Lifetree Trading Pte v. Washakie Renewable Energy, No. 2:2018mc00190 - Document 51 (D. Utah 2018)

Court Description: MEMORANDUM DECISION AND ORDER: 1) Washakie's 8 motion for a protective order and to quash subpoenas is MOOT. 2) The WRE Parties' 32 motion to quash and for protective order is DENIED. 3) Lifetree's 40 motion for order of contempt is DENIED. 4) The WRE Parties shall fully comply with the Subpoenas within thirty (30) days after the date of this order. Signed by Magistrate Judge Paul M. Warner on 10/3/18. (dla)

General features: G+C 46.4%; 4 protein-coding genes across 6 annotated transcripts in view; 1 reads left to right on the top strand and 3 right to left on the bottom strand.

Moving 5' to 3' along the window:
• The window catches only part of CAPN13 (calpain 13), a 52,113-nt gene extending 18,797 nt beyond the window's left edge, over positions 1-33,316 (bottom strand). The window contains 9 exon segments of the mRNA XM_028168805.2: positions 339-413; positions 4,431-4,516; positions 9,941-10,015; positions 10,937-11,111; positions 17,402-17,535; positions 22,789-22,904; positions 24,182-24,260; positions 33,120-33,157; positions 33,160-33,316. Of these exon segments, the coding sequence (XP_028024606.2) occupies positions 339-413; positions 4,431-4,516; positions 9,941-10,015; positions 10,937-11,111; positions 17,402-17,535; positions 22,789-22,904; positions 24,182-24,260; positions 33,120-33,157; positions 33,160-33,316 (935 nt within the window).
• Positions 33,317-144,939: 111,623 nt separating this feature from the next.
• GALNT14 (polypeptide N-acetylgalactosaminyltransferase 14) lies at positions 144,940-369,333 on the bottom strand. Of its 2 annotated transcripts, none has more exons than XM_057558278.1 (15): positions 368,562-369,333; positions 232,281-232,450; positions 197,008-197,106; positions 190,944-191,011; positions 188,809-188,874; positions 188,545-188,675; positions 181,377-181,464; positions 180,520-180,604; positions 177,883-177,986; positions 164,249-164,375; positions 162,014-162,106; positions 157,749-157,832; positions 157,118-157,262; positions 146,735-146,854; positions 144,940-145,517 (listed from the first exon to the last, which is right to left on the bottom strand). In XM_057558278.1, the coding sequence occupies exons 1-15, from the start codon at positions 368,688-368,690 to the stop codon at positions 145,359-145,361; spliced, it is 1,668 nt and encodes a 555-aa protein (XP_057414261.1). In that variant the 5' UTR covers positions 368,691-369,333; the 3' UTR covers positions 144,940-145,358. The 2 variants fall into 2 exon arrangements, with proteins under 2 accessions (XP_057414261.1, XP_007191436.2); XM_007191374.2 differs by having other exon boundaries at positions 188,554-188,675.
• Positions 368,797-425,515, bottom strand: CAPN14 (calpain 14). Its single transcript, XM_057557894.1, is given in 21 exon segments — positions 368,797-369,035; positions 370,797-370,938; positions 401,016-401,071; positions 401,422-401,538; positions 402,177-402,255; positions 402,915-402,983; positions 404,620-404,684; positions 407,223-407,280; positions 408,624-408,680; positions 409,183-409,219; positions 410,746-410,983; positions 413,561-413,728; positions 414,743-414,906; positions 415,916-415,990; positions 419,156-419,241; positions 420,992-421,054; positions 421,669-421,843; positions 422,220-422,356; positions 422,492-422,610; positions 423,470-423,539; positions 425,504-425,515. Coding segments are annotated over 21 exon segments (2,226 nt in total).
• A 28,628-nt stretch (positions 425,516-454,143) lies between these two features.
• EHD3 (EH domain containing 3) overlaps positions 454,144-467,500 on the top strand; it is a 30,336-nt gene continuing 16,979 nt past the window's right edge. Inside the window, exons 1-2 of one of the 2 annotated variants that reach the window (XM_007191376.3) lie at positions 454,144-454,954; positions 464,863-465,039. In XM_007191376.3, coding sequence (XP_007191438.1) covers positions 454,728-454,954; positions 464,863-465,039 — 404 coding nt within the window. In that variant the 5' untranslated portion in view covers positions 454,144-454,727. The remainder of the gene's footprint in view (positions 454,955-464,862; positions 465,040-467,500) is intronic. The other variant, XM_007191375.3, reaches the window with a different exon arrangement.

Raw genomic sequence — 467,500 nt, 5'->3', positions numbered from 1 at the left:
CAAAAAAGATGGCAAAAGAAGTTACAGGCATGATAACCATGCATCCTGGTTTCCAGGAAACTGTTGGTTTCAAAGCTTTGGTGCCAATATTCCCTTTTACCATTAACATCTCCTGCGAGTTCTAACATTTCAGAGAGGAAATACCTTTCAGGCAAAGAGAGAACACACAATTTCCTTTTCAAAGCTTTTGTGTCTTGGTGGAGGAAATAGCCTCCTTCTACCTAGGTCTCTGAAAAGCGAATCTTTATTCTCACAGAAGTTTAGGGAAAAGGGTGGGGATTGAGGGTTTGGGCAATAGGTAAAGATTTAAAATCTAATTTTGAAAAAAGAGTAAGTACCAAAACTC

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Lifetree Trading Pte v. Washakie Renewable Energy Doc. 51 IN THE UNITED STATES DISTRICT COURT FOR THE DISTRICT OF UTAH CENTRAL DIVISION LIFE TREE TRADING, PTE. LTD., MEMORANDUM DECISION AND ORDER Plaintiff, v. Case No. 2:18-mc-00190-RJS-PMW WASHAKIE RENEWABLE ENERGY, LLC, District Judge Robert J. Shelby Defendant. Chief Magistrate Judge Paul M. Warner District Judge Robert J. Shelby referred this case to Chief Magistrate Judge Paul M. Warner pursuant to 28 U.S.C. § 636(b)(1)(A). 1 Before the court are (1) Defendant Washakie Renewable Energy, LLC’s (“Washakie”) motion for a protective order and to quash subpoenas; 2 (2) a motion to quash and for protective order filed by WRE Truck Stop 100 LLC; WRE Chemical and Pharmaceutical, LLC; WRE Feed and Mill, LLC; and WRE Real Estate Holdings, LLC (collectively, “WRE Parties”); 3 and (3) Plaintiff Lifetree Trading, Pte. Ltd.’s (“Lifetree”) motion for order of contempt. 4 The court has carefully reviewed the written memoranda submitted by the parties on the above-referenced motions. Pursuant to Civil Rule 7-1(f) of the 1 See docket no. 5. 2 See docket no. 8. 3 See docket no. 32. 4 See docket no. 40. Dockets.Justia.com Rules of Practice for the United States District Court for the District of Utah, the court has concluded that oral argument is not necessary and will decide the motions on the basis of the written memoranda. See DUCivR 7-1(f). The court will address the motions in turn. ANALYSIS I. Washakie’s Motion for a Protective Order and to Quash Subpoenas Washakie seeks to quash four deposition subpoenas Lifetree served upon the WRE Parties. Washakie argues that Lifetree did not provide notice to Washakie concerning the depositions before issuing the subpoenas, as required by Rule 30(b)(1). See Fed. R. Civ. P. 30(b)(1) (“A party who wants to depose a person by oral questions must give reasonable written notice to every other party.”). Washakie also contends that when Lifetree did not provide notice of the depositions to Washakie, Lifetree also failed to comply with Rule 30(b)(2), which requires that “[i]f a subpoena duces tecum is to be served on the deponent, the materials designated for production, as set out in the subpoena, must be listed in the notice or in an attachment.” Fed. R. Civ. P. 30(b)(2). Washakie further asserts that Lifetree’s counsel failed to confer with Washakie’s counsel concerning the scheduling of the depositions before issuing the subpoenas. The subpoenas in question scheduled the four depositions of the WRE Parties for June 28 and 29, 2018. As of the date of this order, those dates have passed and, according to Lifetree, the depositions did not occur on those dates. Accordingly, there is no need to quash the subpoenas. Therefore, Washakie’s motion is moot. 2 The court notes that Lifetree subsequently issued deposition subpoenas to the WRE Parties, with notice to Washakie, rescheduling the four depositions for dates in July 2018 (collectively, “Subpoenas”). 5 The court is unaware whether those depositions went forward as scheduled. In its reply memorandum in support of its motion, Washakie argues that Lifetree’s counsel failed to consult with Washakie’s counsel regarding the scheduling of those depositions and, accordingly, the Subpoenas should be quashed. Importantly, however, Washakie has not filed a separate motion to quash the Subpoenas. The court will not entertain Washakie’s request without a separate motion. Nevertheless, Lifetree’s counsel is hereby notified that for any future depositions, it shall endeavor to consult with Washakie’s counsel concerning the scheduling of depositions, as required by the Utah Standards of Professionalism and Civility. See DUCivR 83-1.1(g) (adopting the Utah Standards of Professionalism and Civility for attorney conduct in cases and proceedings in this court). As a final matter, the court notes the parties’ apparent disagreement as to whether Washakie is permitted to attend the depositions of the WRE Parties. Because it is unclear whether Washakie has indeed been prevented from participating in those depositions, that issue is not ripe for court consideration. If either party feels that issue needs to be resolved, that party should file an appropriate motion with the court. 5 See docket nos. 9-12. 3 II. WRE Parties’ Motion to Quash and for Protective Order The WRE Parties seek to quash the Subpoenas. The WRE Parties argue that the Subpoenas subject them to an undue burden. See Fed. R. Civ. P. 45(d)(3)(A)(iv) (requiring the court to quash or modify a subpoena that “subjects a person to undue burden”). In support of their motion, the WRE Parties present several arguments as to why compliance with the Subpoenas is unduly burdensome. The court will address those arguments in turn. First, the WRE Parties assert that they are no longer in business and have ceased operations. The court is unable to see how that argument supports a showing of undue burden. Moreover, as argued by Lifetree, if the WRE Parties are in fact out of business, the need for a response to the Subpoenas is crucial before documents are potentially lost, individuals become unavailable, or assets are potentially dissipated. Second, the WRE Parties contend that they have no assets. Lifetree correctly notes that it is unclear whether the WRE Parties are seeking relief because they cannot afford to respond to the Subpoenas or because they have no assets to satisfy the underlying judgment in this case if they are found to be liable for the judgment. Regardless of the reason, the court concludes that the WRE Parties have failed to show that the Subpoenas impose an undue burden. It appears that the cost of responding to the Subpoenas would be minimal. Additionally, the fact that the WRE Parties may have insufficient assets to satisfy a judgment does not excuse them from complying with the Subpoenas. Third, the WRE Parties assert that they have very limited information that is responsive to the Subpoenas. That argument does nothing to demonstrate undue burden. To the contrary, if the WRE Parties have limited information, then it should not be burdensome to produce it. 4 Fourth, the WRE Parties maintain that one individual, Isaiah Kingston (“Mr. Kingston”), who is the designated representative for all of the WRE parties, will have to attend multiple depositions. Importantly, the WRE Parties’ decision to name the Mr. Kingston as the designated representative for all of the WRE Parties was not Lifetree’s choice. Under the circumstances presented here, the fact that Mr. Kingston will have to be deposed multiple times does not rise to the level of undue burden. Fifth, the WRE Parties argue that Lifetree may seek to depose additional entities for which Mr. Kingston is likely to be the named representative. Not only does that argument fail for the reasons noted above, but it also is not ripe for court consideration. The court will not render an advisory opinion about any potential subpoenas that Lifetree might issue. Sixth, in an attempt to illustrate the alleged “broad and far reaching” nature of Lifetree’s post-judgment efforts, the WRE Parties note that Lifetree is seeking information from an entity in Nevada and that the WRE Parties are unaware of any connection between that entity and the WRE Parties. 6 That argument is entirely irrelevant to any burden placed on the WRE Parties by the Subpoenas. If the entity in question wishes to seek protection from the subpoena issued to it, it may do so. Finally, the WRE Parties argue that Lifetree is required to present some threshold evidence that it has a legitimate reason to seek discovery from the WRE Parties. The WRE Parties have not articulated any legal basis for that proposition or shown how it relates to the undue burden analysis. For those reasons, the court concludes that this argument fails. 6 Docket no. 32 at 4. 5 Moreover, even if the court were to agree that such a showing is required, which it does not, the court would conclude that Lifetree has made that showing. In its response to the WRE Parties’ motion, Lifetree notes that Washakie claims to be insolvent and unable to satisfy the underlying judgment in this case. Lifetree also notes that Washakie and the WRE Parties are owned and controlled by the same individuals, including Mr. Kingston, and that Lifetree has a basis for believing that Washakie has had significant financial dealings with each of the WRE Parties. Under those circumstances, Lifetree clearly has a reasonable basis upon which to seek discovery from the WRE Parties. For the foregoing reasons, the court concludes that the WRE Parties’ arguments are without merit. Accordingly, the WRE Parties’ motion to quash and for protective order is denied. The WRE Parties shall fully comply with the Subpoenas within thirty (30) days after the date of this order. With respect to the depositions sought by the Subpoenas, counsel for the parties shall endeavor to schedule them at mutually agreeable dates and times, but the depositions must occur within the thirty (30) day timeframe referenced above. III. Lifetree’s Motion for an Order of Contempt This motion also relates to the Subpoenas. Pursuant to Rule 45(g), Lifetree seeks an order of contempt against the WRE Parties for failing to comply with the Subpoenas. See Fed. R. Civ. P. 45(g) (providing that the court “may hold in contempt a person who, having been served, fails without adequate excuse to obey the subpoena or an order related to it”). As part of its request, Lifetree seeks an order requiring immediate compliance with the Subpoenas, including an order requiring the WRE Parties to appear for depositions on certain dates. Lifetree 6 also seeks an award of monetary sanctions against the WRE Parties for their failure to comply with the Subpoenas. The court is not persuaded that an order of contempt is appropriate under the circumstances presented here. In response to the Subpoenas, the WRE Parties filed their motion to quash and for protective order. The court concludes that, while that motion was pending, the WRE Parties had no obligation to comply with the Subpoenas. To the contrary, while the motion was pending, the WRE Parties had an “adequate excuse” for refusing to comply with the Subpoenas. Id. Furthermore, by way of this order, the court has ordered immediate compliance with the Subpoenas, which is part of the relief sought by Lifetree. As for the scheduling of the depositions sought by the Subpoenas, the court has addressed that issue above. Finally, under the circumstances, the court does not believe that an award of monetary sanctions against the WRE Parties is necessary or appropriate. For those reasons, Lifetree’s motion for an order of contempt is denied. CONCLUSION AND ORDER In summary, and as detailed above, IT IS HEREBY ORDERED: 1. Washakie’s motion for a protective order and to quash subpoenas 7 is MOOT. 2. The WRE Parties’ motion to quash and for protective order 8 is DENIED. 3. Lifetree’s motion for order of contempt 9 is DENIED. 7 See docket no. 8. 8 See docket no. 32. 9 See docket no. 40. 7 4. The WRE Parties shall fully comply with the Subpoenas within thirty (30) days after the date of this order. IT IS SO ORDERED. DATED this 3rd day of October, 2018. BY THE COURT: PAUL M. WARNER Chief United States Magistrate Judge 8